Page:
After that, I figured the next goat, Sadie, would be a dream, as I now clearly knew what I was doing. This time I located the jugular easier, although Sadie’s vein wasn’t as prominent as Flinder’s had been. I shaved and scrubbed the area as before. I touched Sadie with the very tip of the needle, preparing to enter. She screamed like she was dying. I was shocked and completely unnerved and pulled back, uncertain. When I went back in, I tried to ignore the ear piecing death shrieks, determined to get it done quickly. I went in with needle, and the blood began to flow in. And then, my poor nervous Sadie went nuts, and three of my friends couldn’t keep her still. I had to pull out the needle with only half the blood I needed for fear in injuring her. I went back into the same general area several times and couldn’t get the blood to flow again. Finally, seeing the bruising and the holes I had made, I gave up – I just couldn’t keep doing it.
I went into the house and had a good cry. Then I went back out and sat with goats, handing out treats and trying to convince Sadie and Flinder not to hate me. They quickly forgot their woes after a few mouthfuls of granola.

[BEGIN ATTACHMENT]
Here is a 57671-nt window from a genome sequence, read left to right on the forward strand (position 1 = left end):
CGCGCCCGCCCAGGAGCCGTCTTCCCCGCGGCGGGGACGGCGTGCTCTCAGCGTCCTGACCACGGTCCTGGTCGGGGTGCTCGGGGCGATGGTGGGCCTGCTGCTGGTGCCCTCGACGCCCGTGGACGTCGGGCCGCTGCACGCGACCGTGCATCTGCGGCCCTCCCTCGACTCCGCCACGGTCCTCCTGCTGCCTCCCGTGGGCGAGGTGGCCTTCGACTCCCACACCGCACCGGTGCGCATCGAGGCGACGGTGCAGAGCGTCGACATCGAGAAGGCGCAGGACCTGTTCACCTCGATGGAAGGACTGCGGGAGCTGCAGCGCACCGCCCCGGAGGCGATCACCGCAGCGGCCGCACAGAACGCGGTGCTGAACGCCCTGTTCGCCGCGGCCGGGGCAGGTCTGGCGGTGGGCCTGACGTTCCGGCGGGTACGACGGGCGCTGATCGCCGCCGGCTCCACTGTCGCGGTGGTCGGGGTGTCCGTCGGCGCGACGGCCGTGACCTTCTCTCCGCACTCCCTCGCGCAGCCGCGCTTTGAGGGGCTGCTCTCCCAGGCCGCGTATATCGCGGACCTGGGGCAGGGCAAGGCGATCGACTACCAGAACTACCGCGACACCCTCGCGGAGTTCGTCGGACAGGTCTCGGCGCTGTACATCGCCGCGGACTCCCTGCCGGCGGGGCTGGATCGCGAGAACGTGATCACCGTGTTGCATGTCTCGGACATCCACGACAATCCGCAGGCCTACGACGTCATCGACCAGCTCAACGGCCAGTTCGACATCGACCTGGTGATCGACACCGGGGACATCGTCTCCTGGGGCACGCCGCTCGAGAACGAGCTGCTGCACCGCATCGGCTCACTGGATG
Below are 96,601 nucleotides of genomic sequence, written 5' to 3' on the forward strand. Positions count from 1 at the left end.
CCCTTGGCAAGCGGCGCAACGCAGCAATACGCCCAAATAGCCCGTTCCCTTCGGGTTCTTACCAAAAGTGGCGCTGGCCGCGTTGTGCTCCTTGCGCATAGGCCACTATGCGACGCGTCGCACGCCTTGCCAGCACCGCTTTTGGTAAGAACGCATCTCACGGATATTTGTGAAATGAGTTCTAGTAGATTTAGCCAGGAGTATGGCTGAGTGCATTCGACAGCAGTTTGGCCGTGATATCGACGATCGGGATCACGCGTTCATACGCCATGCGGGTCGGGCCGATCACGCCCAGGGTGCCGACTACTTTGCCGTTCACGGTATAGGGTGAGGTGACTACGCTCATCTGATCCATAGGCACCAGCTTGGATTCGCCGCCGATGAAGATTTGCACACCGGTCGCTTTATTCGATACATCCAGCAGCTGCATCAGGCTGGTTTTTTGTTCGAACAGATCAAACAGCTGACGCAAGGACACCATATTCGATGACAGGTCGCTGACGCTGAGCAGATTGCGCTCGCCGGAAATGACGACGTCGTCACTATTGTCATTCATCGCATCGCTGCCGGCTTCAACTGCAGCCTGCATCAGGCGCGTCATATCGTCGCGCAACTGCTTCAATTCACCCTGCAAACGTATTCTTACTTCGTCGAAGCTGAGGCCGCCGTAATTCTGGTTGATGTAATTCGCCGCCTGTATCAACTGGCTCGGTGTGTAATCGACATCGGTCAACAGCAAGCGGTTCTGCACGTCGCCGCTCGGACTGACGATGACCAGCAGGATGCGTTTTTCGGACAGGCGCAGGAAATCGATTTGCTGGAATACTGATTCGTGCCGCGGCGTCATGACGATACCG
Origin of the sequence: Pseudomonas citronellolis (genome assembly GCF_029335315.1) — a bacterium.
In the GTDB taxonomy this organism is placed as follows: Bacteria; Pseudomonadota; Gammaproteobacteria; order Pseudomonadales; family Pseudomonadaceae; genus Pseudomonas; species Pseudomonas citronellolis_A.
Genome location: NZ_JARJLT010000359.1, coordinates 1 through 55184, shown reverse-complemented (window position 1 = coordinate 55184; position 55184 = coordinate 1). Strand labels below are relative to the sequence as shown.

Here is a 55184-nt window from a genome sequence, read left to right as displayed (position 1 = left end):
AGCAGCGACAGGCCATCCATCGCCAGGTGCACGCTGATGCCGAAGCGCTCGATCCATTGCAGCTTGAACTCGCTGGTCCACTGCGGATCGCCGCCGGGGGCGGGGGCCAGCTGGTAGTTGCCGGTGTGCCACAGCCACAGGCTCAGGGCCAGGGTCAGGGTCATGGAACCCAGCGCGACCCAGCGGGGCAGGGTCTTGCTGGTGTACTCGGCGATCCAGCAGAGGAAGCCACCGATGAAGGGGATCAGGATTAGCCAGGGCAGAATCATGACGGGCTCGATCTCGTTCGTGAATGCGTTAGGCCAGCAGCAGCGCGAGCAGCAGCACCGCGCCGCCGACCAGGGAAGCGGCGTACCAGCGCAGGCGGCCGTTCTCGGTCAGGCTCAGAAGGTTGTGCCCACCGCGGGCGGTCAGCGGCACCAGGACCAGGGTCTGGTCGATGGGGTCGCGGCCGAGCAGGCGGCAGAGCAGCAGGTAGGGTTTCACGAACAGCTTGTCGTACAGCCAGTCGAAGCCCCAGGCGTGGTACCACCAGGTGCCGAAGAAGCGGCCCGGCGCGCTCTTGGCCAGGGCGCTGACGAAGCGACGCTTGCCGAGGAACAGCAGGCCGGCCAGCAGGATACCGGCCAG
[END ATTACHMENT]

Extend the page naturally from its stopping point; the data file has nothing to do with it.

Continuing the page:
It took about a week before I could take the blood I had collected out of the refrigerator and send it off to be tested. Even though I had only been able to collect 1 ml from Sadie, I sent it anyways, hoping they could manage to test the smaller sample.
After sending off the blood I received a prompt response from the lab – both of girls were indeed pregnant! I was elated, and felt much better about the whole experience.
So, I hope my experience can highlight a few things for novice goat owners when they consider their first blood draw.
Blood Drawing – Essential Points
- No matter how inept you are, there is very little risk or doing your goat any true harm, even though you are trying to enter a major vein. However, I have managed to stab myself a bit in my nervousness – I have not contracted any scary goat viruses.
- Keep calm, and keep trying. Do not let yourself get overwrought. It will not help you or your goat. If you start to get overwhelmed, walk away, take a break, and regroup.
- Make sure you have help restraining your goat. I know that some goat owners are able to draw their blood with their goat in the milk stand, but we’ve found it allows for a lot of movement with the more finicky goats. Make sure your helped practices the best ways to hold your goat in a manner that is comfortable for everyone involved.
- Be sure to clean the area you’re working with thoroughly before and after you enter the vein to prevent infection and abscesses.
- Get comfortable with finding the jugular. I can’t emphasize this enough! Take your time – poke, squeeze and prod until you can easily identify it. This is the key to drawing blood.
- Your goat will still love you in the end – promise!